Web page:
It's probably the biggest mismatch in the history of basketball in Quincy, but it didn't bother anybody.
The Soviet Union women's national basketball team played a series of exhibition games during April 1976, and one of them was played in what was then known as Memorial Gym on the Quincy College campus on April 20.
The visitors, with a starting front line of 6-6, 6-6 and 6-5, steamrolled a team of six Quincy College players and six stars from Illinois colleges 135-23.
"It sounded like a great adventure," said Michele Quinn Armendariz, a freshman at QC at the time.
Then with a laugh, she added, "We didn't have a chance."
Yet to this day, regardless of the score, those involved understood what a memorable opportunity they had.
"It's just remarkable that it happened in Quincy," said Sharlene Peter, who coached the all-star team along with Lorene Ramsey from Illinois Cental College.
The Soviet women's team had made a similar tour of the United States in 1974, and their visit in 1976 was in advance of the Olympic games that were to be played on Montreal that summer. Women's basketball was to be offered as an Olympic sport for the first time in 1976.
The Soviet Union had the best women's team in the world for more than three decades, going 152-2 in major international competition from the 1950s through the mid-1980s. After finishing second in the 1957 World Championships, the USSR won in 1959, 1964, 1967, 1971 and 1975, then boycotted the 1979 games before winning again in 1983.
The Soviet team started its eight-game tour with a 124-32 victory over Providence College. It played in Memphis, Tenn., West Allis, Wis., Cudahy, Wis., and Indianola, Iowa, winning its first five games by an average of 116-44.
The opponents for the game in Quincy had a total of three practice days to prepare.
"Did we know how good they were? No," Peter said. "Were we impressed when we saw them? Absolutely. How many teams can put on the floor with a front line that averaged 6-6? It was just incredible how good they were."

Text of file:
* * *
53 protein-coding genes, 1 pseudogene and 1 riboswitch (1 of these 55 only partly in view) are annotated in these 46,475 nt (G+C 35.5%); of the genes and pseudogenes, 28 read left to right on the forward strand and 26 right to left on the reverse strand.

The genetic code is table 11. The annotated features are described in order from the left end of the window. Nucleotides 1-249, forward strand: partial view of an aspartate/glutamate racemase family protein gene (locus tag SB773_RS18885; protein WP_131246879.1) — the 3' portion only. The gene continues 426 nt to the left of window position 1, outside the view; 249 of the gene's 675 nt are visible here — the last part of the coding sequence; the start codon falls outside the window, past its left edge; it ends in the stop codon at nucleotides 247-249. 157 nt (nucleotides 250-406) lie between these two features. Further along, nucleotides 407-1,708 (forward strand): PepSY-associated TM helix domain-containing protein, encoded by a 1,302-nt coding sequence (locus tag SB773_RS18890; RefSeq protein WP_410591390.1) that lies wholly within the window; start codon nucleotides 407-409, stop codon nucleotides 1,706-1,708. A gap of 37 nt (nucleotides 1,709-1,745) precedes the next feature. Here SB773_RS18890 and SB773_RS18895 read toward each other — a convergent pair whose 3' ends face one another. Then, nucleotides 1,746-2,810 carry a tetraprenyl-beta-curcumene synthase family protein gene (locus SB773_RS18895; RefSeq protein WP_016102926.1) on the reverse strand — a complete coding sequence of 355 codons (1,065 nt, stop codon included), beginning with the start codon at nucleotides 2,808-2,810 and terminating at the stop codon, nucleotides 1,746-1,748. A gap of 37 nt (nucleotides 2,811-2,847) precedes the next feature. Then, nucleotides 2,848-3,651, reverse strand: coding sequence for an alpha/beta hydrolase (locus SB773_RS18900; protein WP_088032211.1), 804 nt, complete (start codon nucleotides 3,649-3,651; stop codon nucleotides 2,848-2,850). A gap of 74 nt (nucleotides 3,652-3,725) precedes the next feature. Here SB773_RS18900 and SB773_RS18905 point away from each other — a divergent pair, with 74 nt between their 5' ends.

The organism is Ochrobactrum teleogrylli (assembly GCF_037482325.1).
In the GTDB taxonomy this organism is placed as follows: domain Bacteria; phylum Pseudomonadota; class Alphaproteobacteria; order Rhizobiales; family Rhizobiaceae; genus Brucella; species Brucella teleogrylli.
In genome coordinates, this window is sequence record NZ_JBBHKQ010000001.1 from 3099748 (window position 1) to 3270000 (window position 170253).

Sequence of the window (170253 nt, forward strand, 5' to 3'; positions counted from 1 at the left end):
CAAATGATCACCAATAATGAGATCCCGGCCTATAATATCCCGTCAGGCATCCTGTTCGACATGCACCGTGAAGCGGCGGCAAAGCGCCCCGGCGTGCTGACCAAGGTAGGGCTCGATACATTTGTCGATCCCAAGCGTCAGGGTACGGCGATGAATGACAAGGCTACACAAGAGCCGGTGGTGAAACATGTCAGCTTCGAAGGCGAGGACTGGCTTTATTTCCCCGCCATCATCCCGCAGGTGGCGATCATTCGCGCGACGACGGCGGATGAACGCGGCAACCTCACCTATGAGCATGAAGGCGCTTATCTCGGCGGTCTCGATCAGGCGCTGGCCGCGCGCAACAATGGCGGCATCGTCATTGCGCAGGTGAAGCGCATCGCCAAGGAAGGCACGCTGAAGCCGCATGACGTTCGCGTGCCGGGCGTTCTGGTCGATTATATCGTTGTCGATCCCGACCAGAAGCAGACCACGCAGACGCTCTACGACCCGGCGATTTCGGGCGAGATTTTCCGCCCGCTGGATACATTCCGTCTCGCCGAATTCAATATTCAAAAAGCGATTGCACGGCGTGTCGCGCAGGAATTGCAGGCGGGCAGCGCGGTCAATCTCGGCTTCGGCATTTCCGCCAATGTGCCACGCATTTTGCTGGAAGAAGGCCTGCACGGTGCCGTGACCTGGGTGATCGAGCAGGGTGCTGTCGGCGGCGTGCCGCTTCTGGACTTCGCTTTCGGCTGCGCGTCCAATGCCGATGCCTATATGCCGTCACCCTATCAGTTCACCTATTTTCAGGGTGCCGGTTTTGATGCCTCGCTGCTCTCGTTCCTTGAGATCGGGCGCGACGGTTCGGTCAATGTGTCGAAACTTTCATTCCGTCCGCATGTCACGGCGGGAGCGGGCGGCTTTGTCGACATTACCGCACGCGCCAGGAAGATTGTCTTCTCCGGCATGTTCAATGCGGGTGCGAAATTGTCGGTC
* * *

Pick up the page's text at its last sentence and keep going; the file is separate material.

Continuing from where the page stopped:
Before the game started, the teams lined up on the court and exchanged gifts. One of the most memorable moments from that exchange was when 5-foot-4 Pat Koch exchanged gifts with Soviet center Uliana Semenova, whose height was officially listed at 6-10 but was probably closer to 7-2.
"Each one of us got to shake hands with one individual," Armendariz said. "We had a bag of souvenirs, and they gave us a tiny little pin that said ‘USSR' that was no bigger than a nickel."
The local team trailed at halftime 62-12, and even though the Soviet team didn't use its full-court press, it forced multiple turnovers with a half-court trap and dazzled the crowd with its fast-break expertise.
"It was a much more physical game than we were typically allowed to play," Armendariz said.
It was difficult to gauge what the experience was like for the Soviet women because of the language barrier. Peter hosted a dinner at her home for the teams, and she remembered her daughter getting a Russian stacking doll, known as a matryoshka, as a souvenir.
Armendariz recalled the post-game reception at the student union as much as the game.
"There was a dinner and a bar, and we got to kind of mingle with them, but there was no opportunity for real communication," she said. "They had an interpreter, but I don't remember speaking directly to their players except for smiling and asking for autographs.
"We had this beautiful buffet of meat and food, but the Soviet women seemed to go to the bar area. What they were doing was taking all the fruit garnishes like lemons and lime and cherries and putting them on their plate. Fresh fruit was something they didn't have a lot of access to."
The Soviet women went on to play two exhibitions against the U.S. national team, which featured Ann Meyers, Nancy Lieberman and Pat Head (who went on to coach the University of Tennessee women's team as Pat Summitt). The USSR won 60-56 in Fullerton, Calif., and 92-69 in Los Angeles.
At the Olympics, the Soviet women won all five of its games in the pool play format by an average of 31.6 points, including a 112-77 victory over the U.S. team, to claim the gold medal.
Armendariz, who now lives in El Paso, Texas, tried to compare the Soviet team to the teams that recently played in the women's Final Four.
"Take someone like (Mississippi State's 6-foot-7) Teiara McGowan," she said. "No offense, but (the Soviets) were more agile and faster than she was. That's the comparison I would make. You didn't find players like them playing college ball in the 1970s."
The differing economic and political ideologies between the countries at the time didn't play a factor in this event.
"Before the game started, sure, the political side of it was more of a conversation," Peter said. "Once they were in Quincy and we interacted, it never even entered anybody's mind. I guess that's the beauty of sport."